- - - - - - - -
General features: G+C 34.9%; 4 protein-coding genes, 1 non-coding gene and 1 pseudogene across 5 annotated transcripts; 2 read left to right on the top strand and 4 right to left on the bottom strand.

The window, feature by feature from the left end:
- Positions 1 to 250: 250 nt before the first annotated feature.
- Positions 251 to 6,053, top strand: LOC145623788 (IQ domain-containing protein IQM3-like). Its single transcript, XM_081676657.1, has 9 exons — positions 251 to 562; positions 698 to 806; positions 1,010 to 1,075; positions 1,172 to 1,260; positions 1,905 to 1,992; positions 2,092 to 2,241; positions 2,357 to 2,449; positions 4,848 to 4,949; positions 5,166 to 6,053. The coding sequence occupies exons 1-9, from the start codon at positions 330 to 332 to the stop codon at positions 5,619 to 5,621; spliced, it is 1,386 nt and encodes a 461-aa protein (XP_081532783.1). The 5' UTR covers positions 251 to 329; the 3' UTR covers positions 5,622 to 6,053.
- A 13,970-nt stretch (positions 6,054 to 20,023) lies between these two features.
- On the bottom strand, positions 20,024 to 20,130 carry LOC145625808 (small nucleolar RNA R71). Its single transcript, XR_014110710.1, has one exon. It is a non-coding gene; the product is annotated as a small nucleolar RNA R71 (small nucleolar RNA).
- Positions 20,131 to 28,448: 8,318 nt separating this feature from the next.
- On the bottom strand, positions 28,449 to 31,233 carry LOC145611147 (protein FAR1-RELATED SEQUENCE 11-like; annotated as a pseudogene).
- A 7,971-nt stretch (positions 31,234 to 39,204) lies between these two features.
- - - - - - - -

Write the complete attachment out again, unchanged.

General features: G+C 34.9%; 4 protein-coding genes, 1 non-coding gene and 1 pseudogene across 5 annotated transcripts; 2 read left to right on the top strand and 4 right to left on the bottom strand.

The window, feature by feature from the left end:
- Positions 1 to 250: 250 nt before the first annotated feature.
- Positions 251 to 6,053, top strand: LOC145623788 (IQ domain-containing protein IQM3-like). Its single transcript, XM_081676657.1, has 9 exons — positions 251 to 562; positions 698 to 806; positions 1,010 to 1,075; positions 1,172 to 1,260; positions 1,905 to 1,992; positions 2,092 to 2,241; positions 2,357 to 2,449; positions 4,848 to 4,949; positions 5,166 to 6,053. The coding sequence occupies exons 1-9, from the start codon at positions 330 to 332 to the stop codon at positions 5,619 to 5,621; spliced, it is 1,386 nt and encodes a 461-aa protein (XP_081532783.1). The 5' UTR covers positions 251 to 329; the 3' UTR covers positions 5,622 to 6,053.
- A 13,970-nt stretch (positions 6,054 to 20,023) lies between these two features.
- On the bottom strand, positions 20,024 to 20,130 carry LOC145625808 (small nucleolar RNA R71). Its single transcript, XR_014110710.1, has one exon. It is a non-coding gene; the product is annotated as a small nucleolar RNA R71 (small nucleolar RNA).
- Positions 20,131 to 28,448: 8,318 nt separating this feature from the next.
- On the bottom strand, positions 28,449 to 31,233 carry LOC145611147 (protein FAR1-RELATED SEQUENCE 11-like; annotated as a pseudogene).
- A 7,971-nt stretch (positions 31,234 to 39,204) lies between these two features.